Stockholm Court of Appeal Rules in Favor of Russia on the Claim of Yukos


Translated by Ollie Richardson for Fort Russ

30th January, 2016


The court of appeal of Stockholm admitted that the Stockholm arbitration court, which in 2012 ruled in favor of the four Spanish stock companies, holders of American Depositary receipts for shares in Yukos, in a dispute with Russia, did not adequately ensure competence. Now, the Spanish stock companies are required to compensate the Russian court costs and to pay the plaintiff $ 3 million. They can appeal against this decision until 15 February 2016, RIA Novosti reported.

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The Spanish company insisted that their receipts can be considered as the fact of ownership of Yukos shares and, consequently, their investments were expropriated in violation of the 45th article of the European energy Charter.

The court of appeal, in ruling, drew attention to the fact that the receipts for the possession of the shares were acquired from a third organization from New York. The purchase receipts did not lead to any legal or binding relationship between stock companies and Yukos. Thus, the Spanish company had not made any investment in the territory of Russia, reports RIA Novosti.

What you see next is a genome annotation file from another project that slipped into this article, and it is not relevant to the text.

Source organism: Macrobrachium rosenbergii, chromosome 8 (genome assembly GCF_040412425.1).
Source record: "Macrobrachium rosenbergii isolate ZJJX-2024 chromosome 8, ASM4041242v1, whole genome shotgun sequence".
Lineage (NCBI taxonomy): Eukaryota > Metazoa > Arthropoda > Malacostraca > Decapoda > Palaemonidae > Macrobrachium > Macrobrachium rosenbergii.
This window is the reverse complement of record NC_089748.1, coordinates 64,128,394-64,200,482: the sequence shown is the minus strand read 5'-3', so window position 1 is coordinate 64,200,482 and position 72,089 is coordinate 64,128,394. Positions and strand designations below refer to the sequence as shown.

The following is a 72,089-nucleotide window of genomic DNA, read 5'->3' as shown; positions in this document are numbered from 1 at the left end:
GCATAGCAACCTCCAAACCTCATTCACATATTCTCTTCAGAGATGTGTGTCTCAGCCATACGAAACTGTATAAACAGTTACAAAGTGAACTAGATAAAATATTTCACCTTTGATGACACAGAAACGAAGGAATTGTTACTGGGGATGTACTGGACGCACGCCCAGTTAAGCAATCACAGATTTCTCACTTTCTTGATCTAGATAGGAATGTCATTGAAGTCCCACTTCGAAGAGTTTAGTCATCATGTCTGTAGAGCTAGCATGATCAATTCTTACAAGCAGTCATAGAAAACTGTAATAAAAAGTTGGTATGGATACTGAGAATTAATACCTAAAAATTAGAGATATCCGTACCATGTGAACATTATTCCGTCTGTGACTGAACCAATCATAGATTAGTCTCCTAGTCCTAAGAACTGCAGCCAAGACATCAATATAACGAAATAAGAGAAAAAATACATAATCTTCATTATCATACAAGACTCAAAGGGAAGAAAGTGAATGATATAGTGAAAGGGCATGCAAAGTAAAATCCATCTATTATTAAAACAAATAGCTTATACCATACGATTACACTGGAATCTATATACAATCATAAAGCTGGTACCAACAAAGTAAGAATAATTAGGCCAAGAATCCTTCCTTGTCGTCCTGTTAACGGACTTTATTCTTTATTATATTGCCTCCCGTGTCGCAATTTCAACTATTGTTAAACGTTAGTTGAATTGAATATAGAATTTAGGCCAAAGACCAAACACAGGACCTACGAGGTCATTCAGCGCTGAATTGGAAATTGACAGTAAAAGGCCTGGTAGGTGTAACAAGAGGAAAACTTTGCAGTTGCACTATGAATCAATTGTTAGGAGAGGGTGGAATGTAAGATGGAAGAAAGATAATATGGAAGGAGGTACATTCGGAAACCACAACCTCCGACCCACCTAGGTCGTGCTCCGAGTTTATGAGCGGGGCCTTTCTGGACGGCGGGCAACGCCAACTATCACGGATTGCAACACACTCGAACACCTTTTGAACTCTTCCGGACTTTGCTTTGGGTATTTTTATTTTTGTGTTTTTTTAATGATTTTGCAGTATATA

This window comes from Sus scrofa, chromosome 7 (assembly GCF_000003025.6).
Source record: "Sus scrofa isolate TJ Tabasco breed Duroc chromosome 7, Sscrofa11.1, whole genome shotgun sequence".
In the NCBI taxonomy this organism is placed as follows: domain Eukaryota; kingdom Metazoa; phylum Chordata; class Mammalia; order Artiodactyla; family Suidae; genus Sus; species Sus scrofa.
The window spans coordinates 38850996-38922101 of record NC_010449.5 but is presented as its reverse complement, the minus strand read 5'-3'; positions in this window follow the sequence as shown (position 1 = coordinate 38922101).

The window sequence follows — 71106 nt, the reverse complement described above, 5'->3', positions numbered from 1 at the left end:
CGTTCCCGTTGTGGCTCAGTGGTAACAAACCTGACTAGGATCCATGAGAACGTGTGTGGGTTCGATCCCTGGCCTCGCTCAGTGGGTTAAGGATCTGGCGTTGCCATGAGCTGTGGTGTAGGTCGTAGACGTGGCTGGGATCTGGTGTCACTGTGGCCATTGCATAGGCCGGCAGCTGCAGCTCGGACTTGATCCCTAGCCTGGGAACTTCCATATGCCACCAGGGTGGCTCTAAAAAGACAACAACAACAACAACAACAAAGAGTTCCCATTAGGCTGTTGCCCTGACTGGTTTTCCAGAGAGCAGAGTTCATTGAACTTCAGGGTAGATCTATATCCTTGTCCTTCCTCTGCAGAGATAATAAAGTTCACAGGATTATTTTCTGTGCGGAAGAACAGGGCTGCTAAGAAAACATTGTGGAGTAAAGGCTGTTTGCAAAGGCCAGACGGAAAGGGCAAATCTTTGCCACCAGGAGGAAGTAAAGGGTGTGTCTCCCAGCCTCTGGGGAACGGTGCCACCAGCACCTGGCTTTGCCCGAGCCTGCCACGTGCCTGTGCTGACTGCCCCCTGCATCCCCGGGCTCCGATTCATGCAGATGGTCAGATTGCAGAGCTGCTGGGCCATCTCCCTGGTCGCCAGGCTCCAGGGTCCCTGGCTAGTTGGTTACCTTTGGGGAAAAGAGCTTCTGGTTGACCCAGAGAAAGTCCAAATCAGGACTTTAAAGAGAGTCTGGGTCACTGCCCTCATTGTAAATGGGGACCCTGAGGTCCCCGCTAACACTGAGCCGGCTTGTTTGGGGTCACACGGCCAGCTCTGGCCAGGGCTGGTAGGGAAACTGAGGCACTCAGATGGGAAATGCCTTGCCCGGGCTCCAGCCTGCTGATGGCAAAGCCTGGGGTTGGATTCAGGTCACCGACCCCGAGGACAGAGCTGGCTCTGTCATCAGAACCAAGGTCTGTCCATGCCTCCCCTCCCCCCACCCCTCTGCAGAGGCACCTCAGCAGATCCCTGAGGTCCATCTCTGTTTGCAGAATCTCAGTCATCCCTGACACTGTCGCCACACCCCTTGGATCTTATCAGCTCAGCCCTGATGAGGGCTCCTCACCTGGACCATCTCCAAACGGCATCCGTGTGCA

The Yukos Affair

Before the bankruptcy of Yukos, more than 50% of its shares were controlled by the Gibraltar company Group Menatep Limited through a chain of subsidiary companies. The owner of 70% of the shares of GML was the founder of Yukos, Mikhail Khodorkovsky, who, after his arrest in 2003, handed his stake in GML to Leonid Nevzlin. In addition to Nevzlin, GML was controlled by Platon Lebedev, Mikhail Brudno, Vladimir Dubov and Vasily Shakhnovsky.

Due to the bankruptcy of Yukos oil company, assets were sold to repay the debt, many of them were bought by “Rosneft” at the auction. The claim of GML was filed in the Hague in 2007. Former shareholders claim that the Russian government expropriated Yukos assets, and they require damages under the 45th article of the European energy Charter, which protects investors from expropriation. Russia signed the Charter in 1994, but has not ratified it.

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